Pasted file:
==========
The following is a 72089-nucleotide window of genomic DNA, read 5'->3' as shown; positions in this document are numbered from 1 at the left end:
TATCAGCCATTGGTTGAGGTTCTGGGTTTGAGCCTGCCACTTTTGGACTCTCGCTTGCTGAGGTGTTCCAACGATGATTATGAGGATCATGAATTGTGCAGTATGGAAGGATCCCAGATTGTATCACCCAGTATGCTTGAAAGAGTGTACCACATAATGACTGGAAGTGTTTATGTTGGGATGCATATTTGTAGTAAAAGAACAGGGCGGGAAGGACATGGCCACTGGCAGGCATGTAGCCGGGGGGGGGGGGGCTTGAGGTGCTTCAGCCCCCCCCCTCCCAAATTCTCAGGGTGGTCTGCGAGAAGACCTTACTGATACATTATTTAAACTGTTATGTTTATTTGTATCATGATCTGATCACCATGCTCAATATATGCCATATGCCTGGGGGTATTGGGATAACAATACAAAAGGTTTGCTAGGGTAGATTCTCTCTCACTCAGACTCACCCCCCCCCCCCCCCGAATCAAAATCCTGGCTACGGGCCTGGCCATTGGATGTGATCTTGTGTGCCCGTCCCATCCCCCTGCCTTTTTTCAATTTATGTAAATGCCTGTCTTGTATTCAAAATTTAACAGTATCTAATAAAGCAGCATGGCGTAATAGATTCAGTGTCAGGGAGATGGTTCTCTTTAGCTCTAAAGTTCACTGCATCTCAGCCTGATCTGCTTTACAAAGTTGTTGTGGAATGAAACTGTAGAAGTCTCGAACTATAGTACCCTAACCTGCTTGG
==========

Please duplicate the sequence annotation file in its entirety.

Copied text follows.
The following is a 72089-nucleotide window of genomic DNA, read 5'->3' as shown; positions in this document are numbered from 1 at the left end:
TATCAGCCATTGGTTGAGGTTCTGGGTTTGAGCCTGCCACTTTTGGACTCTCGCTTGCTGAGGTGTTCCAACGATGATTATGAGGATCATGAATTGTGCAGTATGGAAGGATCCCAGATTGTATCACCCAGTATGCTTGAAAGAGTGTACCACATAATGACTGGAAGTGTTTATGTTGGGATGCATATTTGTAGTAAAAGAACAGGGCGGGAAGGACATGGCCACTGGCAGGCATGTAGCCGGGGGGGGGGGGGCTTGAGGTGCTTCAGCCCCCCCCCTCCCAAATTCTCAGGGTGGTCTGCGAGAAGACCTTACTGATACATTATTTAAACTGTTATGTTTATTTGTATCATGATCTGATCACCATGCTCAATATATGCCATATGCCTGGGGGTATTGGGATAACAATACAAAAGGTTTGCTAGGGTAGATTCTCTCTCACTCAGACTCACCCCCCCCCCCCCCCGAATCAAAATCCTGGCTACGGGCCTGGCCATTGGATGTGATCTTGTGTGCCCGTCCCATCCCCCTGCCTTTTTTCAATTTATGTAAATGCCTGTCTTGTATTCAAAATTTAACAGTATCTAATAAAGCAGCATGGCGTAATAGATTCAGTGTCAGGGAGATGGTTCTCTTTAGCTCTAAAGTTCACTGCATCTCAGCCTGATCTGCTTTACAAAGTTGTTGTGGAATGAAACTGTAGAAGTCTCGAACTATAGTACCCTAACCTGCTTGG